A Question Regarding In-Season Strength Training

Hi Everyone,

I got an email yesterday from a strength coach at a high school in Ohio who had a question regarding in-season strength training for wrestlers, so I thought I would share the exchange.

His question:

Coach, I am a strength coach at a high school in Ohio and had read an article you had written and wanted to ask you about in season weight lifting for wrestling. Trying to convince the wrestling coach to allow the wrestlers to lift during season. He doesn’t want them to because he says it doesn’t help them and it hurts the guys who are cutting weight. I don’t agree but wanted to get your take on it from someone who knows a lot more about wrestling training then I do. Could you give me some feedback and maybe an in season workout you would recommend especially if it’s a positive for the wrestlers and it’s something you would recommend. Any feedback is appreciated.

 My response:

Hi Coach, how are you?  In season training is EXTREMELY important for every sport, wrestling included.  The most obvious benefits of training in-season are strength maintenance (and gain), reducing the likelihood of injury, and retaining strength and lean tissue, especially for those wrestlers who are cutting weight. 

 While training in-season is important, it is also important to consider the grueling demands of a wrestling season.  I know from personal experience our wrestling practices in high school were 2 and 1/2 to 3 hours.  This included drilling technique, live wrestling, as well as conditioning (which, just for the record is completely unnecessary in-season).  For strength training, a basic template could look something like this:

Day 1

A1 Deadlift Variation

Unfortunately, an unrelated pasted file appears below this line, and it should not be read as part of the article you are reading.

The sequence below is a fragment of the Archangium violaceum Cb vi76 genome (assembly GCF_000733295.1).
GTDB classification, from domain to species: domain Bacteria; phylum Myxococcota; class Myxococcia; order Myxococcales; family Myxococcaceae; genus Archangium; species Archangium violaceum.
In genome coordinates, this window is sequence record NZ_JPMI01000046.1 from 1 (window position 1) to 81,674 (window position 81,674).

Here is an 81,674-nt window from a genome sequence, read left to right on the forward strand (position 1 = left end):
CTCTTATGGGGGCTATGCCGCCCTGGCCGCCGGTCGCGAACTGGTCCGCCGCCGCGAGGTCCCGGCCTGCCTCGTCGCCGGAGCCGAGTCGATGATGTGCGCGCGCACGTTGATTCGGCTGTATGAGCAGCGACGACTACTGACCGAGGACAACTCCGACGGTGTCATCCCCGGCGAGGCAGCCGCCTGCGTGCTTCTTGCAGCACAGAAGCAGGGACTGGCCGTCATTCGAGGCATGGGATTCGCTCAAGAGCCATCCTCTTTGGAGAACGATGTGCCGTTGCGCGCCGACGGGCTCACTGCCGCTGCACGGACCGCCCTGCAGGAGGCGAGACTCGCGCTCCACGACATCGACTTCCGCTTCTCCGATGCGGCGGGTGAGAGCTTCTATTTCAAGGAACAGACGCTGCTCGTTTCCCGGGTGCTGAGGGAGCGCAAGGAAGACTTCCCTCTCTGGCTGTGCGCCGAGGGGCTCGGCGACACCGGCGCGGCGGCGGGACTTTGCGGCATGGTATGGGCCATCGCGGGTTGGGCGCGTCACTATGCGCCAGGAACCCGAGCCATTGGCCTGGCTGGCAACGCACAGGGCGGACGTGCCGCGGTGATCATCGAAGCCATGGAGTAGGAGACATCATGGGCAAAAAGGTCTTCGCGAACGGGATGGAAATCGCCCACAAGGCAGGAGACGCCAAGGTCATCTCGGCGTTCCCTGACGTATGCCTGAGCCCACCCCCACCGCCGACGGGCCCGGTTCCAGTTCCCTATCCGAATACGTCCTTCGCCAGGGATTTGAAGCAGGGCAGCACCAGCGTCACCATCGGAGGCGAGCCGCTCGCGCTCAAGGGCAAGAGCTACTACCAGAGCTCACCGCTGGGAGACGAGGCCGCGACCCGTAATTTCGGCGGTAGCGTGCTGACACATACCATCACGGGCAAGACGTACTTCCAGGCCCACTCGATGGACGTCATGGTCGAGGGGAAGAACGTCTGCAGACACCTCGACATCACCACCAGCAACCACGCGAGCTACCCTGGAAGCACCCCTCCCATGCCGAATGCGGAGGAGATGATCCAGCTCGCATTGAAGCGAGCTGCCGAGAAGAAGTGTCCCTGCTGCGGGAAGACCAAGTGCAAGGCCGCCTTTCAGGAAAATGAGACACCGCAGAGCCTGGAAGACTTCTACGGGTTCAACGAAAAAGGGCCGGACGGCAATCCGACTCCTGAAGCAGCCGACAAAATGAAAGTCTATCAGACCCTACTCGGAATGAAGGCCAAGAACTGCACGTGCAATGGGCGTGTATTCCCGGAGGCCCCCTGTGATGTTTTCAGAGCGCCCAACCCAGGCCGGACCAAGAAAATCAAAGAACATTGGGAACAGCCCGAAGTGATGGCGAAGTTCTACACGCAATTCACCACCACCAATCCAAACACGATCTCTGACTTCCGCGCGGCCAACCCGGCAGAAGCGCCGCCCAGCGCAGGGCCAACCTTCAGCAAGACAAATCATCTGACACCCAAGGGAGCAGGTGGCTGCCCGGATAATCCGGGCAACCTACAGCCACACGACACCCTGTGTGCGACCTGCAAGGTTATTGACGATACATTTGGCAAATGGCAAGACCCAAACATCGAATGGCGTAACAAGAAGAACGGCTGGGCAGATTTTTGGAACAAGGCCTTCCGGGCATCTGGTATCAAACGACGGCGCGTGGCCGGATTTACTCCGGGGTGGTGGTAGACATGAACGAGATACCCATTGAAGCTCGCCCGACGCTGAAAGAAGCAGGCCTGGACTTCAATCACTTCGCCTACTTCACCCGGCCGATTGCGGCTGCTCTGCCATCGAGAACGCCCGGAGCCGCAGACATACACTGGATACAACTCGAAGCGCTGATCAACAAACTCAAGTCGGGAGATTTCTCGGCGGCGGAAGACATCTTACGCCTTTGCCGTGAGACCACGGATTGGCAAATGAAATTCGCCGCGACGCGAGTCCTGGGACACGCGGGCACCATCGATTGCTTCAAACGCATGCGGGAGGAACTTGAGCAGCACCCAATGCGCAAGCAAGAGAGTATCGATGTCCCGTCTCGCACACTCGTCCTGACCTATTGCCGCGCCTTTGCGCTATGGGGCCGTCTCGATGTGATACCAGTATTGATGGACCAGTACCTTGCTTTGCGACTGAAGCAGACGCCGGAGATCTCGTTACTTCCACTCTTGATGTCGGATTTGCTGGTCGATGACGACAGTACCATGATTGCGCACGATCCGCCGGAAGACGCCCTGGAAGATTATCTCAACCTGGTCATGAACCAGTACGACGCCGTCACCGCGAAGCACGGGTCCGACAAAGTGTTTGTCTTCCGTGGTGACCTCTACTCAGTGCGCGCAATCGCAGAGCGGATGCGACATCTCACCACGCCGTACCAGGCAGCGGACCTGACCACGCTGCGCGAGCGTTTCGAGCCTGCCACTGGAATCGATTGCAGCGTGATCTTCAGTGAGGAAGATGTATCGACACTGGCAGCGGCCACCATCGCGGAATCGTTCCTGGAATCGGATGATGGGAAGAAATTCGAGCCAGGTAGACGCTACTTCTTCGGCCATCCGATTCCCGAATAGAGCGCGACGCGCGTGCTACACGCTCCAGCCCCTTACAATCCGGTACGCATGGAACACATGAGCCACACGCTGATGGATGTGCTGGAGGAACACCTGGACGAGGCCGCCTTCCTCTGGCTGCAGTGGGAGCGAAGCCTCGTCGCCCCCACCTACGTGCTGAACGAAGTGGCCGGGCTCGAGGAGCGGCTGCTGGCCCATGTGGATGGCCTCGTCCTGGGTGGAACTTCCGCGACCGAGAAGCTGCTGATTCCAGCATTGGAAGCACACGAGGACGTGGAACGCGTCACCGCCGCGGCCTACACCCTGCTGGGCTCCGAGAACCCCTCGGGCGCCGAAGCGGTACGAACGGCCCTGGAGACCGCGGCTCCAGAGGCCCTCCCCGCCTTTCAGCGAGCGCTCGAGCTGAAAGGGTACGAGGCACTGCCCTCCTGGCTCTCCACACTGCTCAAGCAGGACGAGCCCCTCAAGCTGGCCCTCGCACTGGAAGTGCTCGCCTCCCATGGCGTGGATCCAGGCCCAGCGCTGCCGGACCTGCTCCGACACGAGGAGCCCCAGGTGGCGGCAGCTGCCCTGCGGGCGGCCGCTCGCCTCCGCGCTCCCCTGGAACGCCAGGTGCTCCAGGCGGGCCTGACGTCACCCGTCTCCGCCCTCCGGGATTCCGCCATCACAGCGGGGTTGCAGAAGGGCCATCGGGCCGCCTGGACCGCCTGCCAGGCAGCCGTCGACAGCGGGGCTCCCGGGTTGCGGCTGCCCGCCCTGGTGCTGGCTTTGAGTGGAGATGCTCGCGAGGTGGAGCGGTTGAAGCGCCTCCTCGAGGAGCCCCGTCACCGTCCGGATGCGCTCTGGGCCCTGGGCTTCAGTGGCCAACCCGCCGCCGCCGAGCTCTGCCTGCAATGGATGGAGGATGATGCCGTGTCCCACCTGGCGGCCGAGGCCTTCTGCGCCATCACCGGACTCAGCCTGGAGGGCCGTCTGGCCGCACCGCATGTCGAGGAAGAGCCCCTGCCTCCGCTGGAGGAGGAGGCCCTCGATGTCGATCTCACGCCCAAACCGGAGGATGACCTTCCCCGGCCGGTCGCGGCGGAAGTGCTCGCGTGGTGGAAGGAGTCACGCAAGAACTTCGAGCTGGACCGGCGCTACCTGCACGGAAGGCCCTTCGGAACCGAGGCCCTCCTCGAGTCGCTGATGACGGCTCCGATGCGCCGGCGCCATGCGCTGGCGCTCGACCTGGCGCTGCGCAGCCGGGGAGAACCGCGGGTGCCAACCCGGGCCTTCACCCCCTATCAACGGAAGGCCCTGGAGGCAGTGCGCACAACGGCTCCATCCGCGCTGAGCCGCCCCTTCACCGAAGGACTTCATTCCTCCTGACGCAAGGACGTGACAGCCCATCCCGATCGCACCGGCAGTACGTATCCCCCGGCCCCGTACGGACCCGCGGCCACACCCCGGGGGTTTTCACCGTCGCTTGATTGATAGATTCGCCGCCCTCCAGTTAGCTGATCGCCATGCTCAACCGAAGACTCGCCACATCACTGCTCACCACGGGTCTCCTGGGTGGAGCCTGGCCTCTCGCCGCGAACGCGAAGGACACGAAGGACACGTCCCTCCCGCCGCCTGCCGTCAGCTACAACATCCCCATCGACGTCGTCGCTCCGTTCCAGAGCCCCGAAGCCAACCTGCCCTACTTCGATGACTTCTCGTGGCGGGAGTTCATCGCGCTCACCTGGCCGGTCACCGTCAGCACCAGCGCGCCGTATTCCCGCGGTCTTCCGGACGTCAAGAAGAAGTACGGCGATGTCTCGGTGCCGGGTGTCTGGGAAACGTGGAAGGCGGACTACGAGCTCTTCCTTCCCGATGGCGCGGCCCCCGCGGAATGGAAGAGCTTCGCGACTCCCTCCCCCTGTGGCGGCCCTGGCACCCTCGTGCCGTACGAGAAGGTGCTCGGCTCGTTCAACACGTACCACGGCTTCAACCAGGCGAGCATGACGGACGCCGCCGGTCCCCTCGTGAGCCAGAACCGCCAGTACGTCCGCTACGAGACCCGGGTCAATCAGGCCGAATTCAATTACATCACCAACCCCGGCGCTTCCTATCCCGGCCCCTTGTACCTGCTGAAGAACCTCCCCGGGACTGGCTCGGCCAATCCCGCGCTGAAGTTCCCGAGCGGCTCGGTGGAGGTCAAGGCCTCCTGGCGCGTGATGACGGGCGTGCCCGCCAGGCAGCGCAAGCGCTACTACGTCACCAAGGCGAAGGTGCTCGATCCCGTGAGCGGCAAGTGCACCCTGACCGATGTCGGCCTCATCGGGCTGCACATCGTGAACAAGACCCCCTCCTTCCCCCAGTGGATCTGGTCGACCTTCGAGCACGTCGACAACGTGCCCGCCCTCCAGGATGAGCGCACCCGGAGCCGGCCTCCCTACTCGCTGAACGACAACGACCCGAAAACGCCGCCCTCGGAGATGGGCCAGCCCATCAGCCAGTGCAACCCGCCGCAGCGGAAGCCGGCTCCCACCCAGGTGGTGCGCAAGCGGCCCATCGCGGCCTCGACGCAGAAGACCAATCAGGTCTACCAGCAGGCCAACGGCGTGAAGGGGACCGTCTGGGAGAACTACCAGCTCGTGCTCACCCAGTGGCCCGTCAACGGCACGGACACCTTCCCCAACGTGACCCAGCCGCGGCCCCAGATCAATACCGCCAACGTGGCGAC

B1 Standing Press Variation

B2 Pull Up

Day2

A1 Squat Variation

B1 Bench Press Variation

B2 Row Variation

I don’t like to have kids get hung up on numbers.  I typically have kids lift “by feel” in-season.  This means that kids are going to have days where they feel strong and days where they feel weak.  It is our job as strength coaches to make sure the kids know that this happens and is normal, especially In-Season.  Please remember that this a template that has worked for the training age and experience of the wrestlers that I work with.  You may have to modify it for your own set of circumstances.  In addition, I typically keep the lifts the same for the duration of the season to prevent any excessive soreness from training. 

You can check out the original article here http://articles.elitefts.com/articles/sports-training/strength-training-considerations-for-the-sport-of-wrestling/  .

Best regards,

Dave Coffin, CSCS, USAW

Strength and Conditioning Specialist

508-397-8854

www.davecoffin.wordpress.com



2 thoughts on “A Question Regarding In-Season Strength Training”

  1. Dave,

    I like how the template is very balanced and each workout hits the entire body. I also think it is VERY important to go “by feel” and adjust workouts depending upon how the kids are doing physically. Good stuff.

    Just curious is there any reason you “pair” (B1 with B2) the upper body exercises, but not the lower body ones?

    Do you use mostly barbell variations or is it a mix of other implements?

    Also what kinds of sets and reps do you use with your kids in season?

    Just curious. Thanks for the information I am always looking to see what other strength coaches are doing.

    Thanks!

    Educate, Motivate, Dominate
    -Coach Gaglione

  2. Hi Coach,

    Thank you for checking out the article. I really appreciate it. In regards to your questions, I pair the upper body exercises for time effeciency however a straight set set system would work just as well if time was not an issue.

    I use barbells for the bench press and standing press but dumbbells would work. Whatever works best for your situation. For sets and reps I would again have the kids work “by feel” but keep the rep scheme around sets of 3-6 depending on the lift and the athlete.

    Thanks again for checking out the article Coach. I really appreciate it.

    Best regards,

    Dave Coffin, CSCS, USAW

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